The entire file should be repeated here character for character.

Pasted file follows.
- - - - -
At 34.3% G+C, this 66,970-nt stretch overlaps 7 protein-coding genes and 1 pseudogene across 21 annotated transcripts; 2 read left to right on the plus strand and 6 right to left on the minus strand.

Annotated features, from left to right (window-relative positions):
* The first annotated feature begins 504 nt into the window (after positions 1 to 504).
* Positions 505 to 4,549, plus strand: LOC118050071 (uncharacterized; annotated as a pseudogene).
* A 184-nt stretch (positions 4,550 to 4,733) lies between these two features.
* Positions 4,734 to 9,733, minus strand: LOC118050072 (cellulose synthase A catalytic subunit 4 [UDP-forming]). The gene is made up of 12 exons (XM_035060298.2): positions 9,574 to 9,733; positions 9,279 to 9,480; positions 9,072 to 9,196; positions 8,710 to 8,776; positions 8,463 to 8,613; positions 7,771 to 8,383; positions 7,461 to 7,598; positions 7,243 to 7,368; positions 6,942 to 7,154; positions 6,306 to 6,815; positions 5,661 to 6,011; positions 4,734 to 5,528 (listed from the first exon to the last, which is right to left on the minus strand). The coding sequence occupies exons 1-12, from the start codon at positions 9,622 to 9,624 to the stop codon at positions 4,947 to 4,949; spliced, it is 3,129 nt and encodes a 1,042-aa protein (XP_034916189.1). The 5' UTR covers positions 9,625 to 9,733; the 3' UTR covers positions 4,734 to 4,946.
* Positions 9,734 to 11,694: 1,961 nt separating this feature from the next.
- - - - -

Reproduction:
At 34.3% G+C, this 66,970-nt stretch overlaps 7 protein-coding genes and 1 pseudogene across 21 annotated transcripts; 2 read left to right on the plus strand and 6 right to left on the minus strand.

Annotated features, from left to right (window-relative positions):
* The first annotated feature begins 504 nt into the window (after positions 1 to 504).
* Positions 505 to 4,549, plus strand: LOC118050071 (uncharacterized; annotated as a pseudogene).
* A 184-nt stretch (positions 4,550 to 4,733) lies between these two features.
* Positions 4,734 to 9,733, minus strand: LOC118050072 (cellulose synthase A catalytic subunit 4 [UDP-forming]). The gene is made up of 12 exons (XM_035060298.2): positions 9,574 to 9,733; positions 9,279 to 9,480; positions 9,072 to 9,196; positions 8,710 to 8,776; positions 8,463 to 8,613; positions 7,771 to 8,383; positions 7,461 to 7,598; positions 7,243 to 7,368; positions 6,942 to 7,154; positions 6,306 to 6,815; positions 5,661 to 6,011; positions 4,734 to 5,528 (listed from the first exon to the last, which is right to left on the minus strand). The coding sequence occupies exons 1-12, from the start codon at positions 9,622 to 9,624 to the stop codon at positions 4,947 to 4,949; spliced, it is 3,129 nt and encodes a 1,042-aa protein (XP_034916189.1). The 5' UTR covers positions 9,625 to 9,733; the 3' UTR covers positions 4,734 to 4,946.
* Positions 9,734 to 11,694: 1,961 nt separating this feature from the next.